The Senate Commerce Committee signaled the way for dramatic changes in the Federal Communications Commission yesterday by warmly encouraging Chairman-designee Mark Fowler to make substantial changes in commission management.

Like their counterparts on the House telecommunications subcommittee Thursday, the committee also moved closer to enacting the first authorization legislation for the FCC, a move that will give the two congressional committees a tighter grip on FCC activities.

The committee is expected to confirm by poll the Fowler nomination for an FCC term until 1986. Fowler, 39 is a Washington private-broadcasting lawyer, former attorney for the Reagan campaign and Reagan administration transition official. He could take office as soon as the end of next week.

In comments before the committee yesterday, Fowler emphasized that he would stress industry deregulation, cooperation with Congress and improved FCC management during a time when the agency is faced with major technological changes in the communications industry and equally significant revisions in the laws the agency administers.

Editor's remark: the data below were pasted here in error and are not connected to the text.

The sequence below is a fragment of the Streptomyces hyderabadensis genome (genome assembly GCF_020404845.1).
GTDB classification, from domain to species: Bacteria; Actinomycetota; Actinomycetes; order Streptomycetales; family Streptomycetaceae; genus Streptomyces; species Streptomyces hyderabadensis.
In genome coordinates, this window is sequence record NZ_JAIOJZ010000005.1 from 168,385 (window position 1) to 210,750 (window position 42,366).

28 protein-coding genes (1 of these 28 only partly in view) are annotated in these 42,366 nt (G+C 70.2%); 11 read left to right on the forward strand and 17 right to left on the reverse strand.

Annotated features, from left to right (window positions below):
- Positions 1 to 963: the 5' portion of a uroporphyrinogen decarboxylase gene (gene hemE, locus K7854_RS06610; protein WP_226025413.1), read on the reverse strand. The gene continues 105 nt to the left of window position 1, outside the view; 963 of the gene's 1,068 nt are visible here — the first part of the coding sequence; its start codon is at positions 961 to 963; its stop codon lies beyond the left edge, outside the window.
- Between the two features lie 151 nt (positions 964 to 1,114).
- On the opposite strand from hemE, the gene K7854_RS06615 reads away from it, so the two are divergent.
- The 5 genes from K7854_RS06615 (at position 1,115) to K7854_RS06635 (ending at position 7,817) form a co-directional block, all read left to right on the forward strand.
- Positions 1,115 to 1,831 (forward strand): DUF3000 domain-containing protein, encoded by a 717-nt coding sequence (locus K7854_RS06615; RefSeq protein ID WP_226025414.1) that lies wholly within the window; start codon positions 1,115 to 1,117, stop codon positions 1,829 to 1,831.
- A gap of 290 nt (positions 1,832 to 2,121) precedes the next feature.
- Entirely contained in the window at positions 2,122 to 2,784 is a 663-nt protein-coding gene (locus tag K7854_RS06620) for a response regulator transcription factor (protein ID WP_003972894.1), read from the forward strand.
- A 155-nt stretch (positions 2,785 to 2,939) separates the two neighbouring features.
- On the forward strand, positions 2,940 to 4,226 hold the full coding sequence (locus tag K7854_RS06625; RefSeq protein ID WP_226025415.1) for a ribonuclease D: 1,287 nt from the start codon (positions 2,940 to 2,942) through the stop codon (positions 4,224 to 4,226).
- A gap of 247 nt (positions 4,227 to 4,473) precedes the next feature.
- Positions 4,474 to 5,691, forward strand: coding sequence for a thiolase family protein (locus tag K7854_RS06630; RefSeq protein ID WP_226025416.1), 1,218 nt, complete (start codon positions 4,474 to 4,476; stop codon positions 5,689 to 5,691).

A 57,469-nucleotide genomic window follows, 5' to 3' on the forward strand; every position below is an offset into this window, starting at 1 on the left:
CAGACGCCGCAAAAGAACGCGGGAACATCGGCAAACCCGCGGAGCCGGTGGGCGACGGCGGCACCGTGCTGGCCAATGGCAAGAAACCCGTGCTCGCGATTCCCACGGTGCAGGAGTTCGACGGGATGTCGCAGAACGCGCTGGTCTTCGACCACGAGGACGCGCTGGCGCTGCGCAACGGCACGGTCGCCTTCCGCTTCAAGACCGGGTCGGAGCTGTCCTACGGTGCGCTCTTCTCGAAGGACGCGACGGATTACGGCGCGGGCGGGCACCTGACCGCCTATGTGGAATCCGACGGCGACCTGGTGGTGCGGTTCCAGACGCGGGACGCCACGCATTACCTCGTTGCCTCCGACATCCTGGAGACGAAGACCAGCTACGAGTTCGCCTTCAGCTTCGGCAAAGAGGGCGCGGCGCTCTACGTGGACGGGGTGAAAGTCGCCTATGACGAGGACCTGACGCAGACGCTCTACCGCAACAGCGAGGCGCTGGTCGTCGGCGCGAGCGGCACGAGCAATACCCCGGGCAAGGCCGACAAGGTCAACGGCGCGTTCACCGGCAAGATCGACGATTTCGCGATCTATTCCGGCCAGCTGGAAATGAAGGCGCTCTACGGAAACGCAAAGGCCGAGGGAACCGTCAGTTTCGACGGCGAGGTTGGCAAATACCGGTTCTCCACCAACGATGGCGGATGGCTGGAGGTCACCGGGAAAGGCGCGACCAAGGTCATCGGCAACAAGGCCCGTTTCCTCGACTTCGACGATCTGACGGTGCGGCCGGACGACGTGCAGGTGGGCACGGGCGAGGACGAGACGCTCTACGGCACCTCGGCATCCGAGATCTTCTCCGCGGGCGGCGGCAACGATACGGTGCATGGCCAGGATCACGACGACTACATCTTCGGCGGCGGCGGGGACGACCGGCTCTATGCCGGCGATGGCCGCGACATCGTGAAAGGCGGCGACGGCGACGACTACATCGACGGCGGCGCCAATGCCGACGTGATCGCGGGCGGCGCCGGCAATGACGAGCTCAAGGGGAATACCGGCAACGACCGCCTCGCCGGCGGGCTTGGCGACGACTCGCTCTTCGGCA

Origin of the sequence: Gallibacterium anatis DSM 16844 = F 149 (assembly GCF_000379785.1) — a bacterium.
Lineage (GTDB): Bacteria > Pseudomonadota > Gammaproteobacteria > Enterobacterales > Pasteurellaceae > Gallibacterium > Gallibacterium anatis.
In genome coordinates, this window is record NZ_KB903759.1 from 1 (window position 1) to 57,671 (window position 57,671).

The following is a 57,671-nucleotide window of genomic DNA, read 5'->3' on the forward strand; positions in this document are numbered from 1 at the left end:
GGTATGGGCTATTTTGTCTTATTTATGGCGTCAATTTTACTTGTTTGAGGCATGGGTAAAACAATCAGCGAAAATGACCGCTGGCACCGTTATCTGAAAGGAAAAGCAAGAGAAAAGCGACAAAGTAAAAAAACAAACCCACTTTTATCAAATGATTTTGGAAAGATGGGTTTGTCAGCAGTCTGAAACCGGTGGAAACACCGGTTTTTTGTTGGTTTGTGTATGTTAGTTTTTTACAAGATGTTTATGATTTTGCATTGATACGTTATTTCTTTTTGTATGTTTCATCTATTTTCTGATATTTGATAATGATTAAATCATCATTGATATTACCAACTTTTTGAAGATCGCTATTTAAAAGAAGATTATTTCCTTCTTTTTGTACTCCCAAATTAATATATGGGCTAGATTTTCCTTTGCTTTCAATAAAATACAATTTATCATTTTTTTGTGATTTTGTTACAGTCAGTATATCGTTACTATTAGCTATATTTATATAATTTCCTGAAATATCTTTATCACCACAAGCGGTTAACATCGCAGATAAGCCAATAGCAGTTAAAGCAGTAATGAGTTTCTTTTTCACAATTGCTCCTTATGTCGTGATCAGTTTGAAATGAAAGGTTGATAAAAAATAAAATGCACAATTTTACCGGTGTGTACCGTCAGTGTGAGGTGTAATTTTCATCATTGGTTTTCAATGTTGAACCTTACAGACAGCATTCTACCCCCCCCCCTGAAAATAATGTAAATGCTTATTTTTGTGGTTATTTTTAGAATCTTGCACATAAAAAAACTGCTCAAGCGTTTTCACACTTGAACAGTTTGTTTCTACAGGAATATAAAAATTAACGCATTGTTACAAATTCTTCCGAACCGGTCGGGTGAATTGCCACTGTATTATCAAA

He chided the FCC under his predecessor, Charles Ferris, on several fronts, calling the agency's efforts to lease office space to move its headquarters to Roslyn "not proper." Fowler was critical of the agency's efforts to encourage new AM radio stations by reducing the separations between frequencies, warning of interference problems, and said the FCC had moved too quickly in accepting applications for new low-power television stations.

Fowler said he is "very sympathic with the goals" of the FCC's landmark Computer II decision, which deregulated facets of the telephone business and permits American Telephone & Telegraph Co. to enter unregulated fields though a separate subsidiary. He also issued tentative support for Republican-sponsored legislation that would put into law many of the principles in that controversial FCC decision.

As Fowler's nomination appears ready to sail through the Senate, similar suport is likely for FCC nominee Mimi Weyforth, an aide to Sen. Robert Packwood (R-Ore.), adn Henry Rivera, an Albuquerque lawyer who Reagan is expected to nominate soon to another FCC seat. Current Commissioner James Quello is expected gain renomination.

Meanwhile, Sen. Barry Goldwater (R-Ariz.), the chairman of the communications subcommittee, was critical of FCC management in remarks opening a later hearing on the FCC authorization bill. As the House panel was sharply critical of the FCC Thursday, Goldwater said a "fundamental commission shortfall is its failure to establish goals and objectives."

Goldwater was generally supported by representatives of the General Accounting Office, who for the last five years consistently have criticized the operations, if not the policy thrust, of the FCC.